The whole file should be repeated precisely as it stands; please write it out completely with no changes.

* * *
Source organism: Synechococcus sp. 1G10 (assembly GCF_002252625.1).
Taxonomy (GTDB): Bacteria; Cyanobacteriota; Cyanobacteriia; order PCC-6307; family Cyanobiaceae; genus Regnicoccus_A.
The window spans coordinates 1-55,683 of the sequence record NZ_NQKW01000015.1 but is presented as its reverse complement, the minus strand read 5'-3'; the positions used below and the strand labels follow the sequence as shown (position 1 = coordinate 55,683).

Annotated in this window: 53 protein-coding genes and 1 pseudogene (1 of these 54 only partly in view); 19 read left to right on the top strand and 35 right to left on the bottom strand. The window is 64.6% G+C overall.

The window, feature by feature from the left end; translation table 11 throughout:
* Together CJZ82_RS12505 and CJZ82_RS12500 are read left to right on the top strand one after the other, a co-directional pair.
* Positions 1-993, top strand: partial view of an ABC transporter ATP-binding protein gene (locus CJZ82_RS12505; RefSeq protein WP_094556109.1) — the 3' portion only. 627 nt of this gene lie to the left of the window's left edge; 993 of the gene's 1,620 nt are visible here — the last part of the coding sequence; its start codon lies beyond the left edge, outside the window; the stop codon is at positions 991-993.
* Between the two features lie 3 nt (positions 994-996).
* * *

Source organism: Synechococcus sp. 1G10 (assembly GCF_002252625.1).
Taxonomy (GTDB): Bacteria; Cyanobacteriota; Cyanobacteriia; order PCC-6307; family Cyanobiaceae; genus Regnicoccus_A.
The window spans coordinates 1-55,683 of the sequence record NZ_NQKW01000015.1 but is presented as its reverse complement, the minus strand read 5'-3'; the positions used below and the strand labels follow the sequence as shown (position 1 = coordinate 55,683).

Annotated in this window: 53 protein-coding genes and 1 pseudogene (1 of these 54 only partly in view); 19 read left to right on the top strand and 35 right to left on the bottom strand. The window is 64.6% G+C overall.

The window, feature by feature from the left end; translation table 11 throughout:
* Together CJZ82_RS12505 and CJZ82_RS12500 are read left to right on the top strand one after the other, a co-directional pair.
* Positions 1-993, top strand: partial view of an ABC transporter ATP-binding protein gene (locus CJZ82_RS12505; RefSeq protein WP_094556109.1) — the 3' portion only. 627 nt of this gene lie to the left of the window's left edge; 993 of the gene's 1,620 nt are visible here — the last part of the coding sequence; its start codon lies beyond the left edge, outside the window; the stop codon is at positions 991-993.
* Between the two features lie 3 nt (positions 994-996).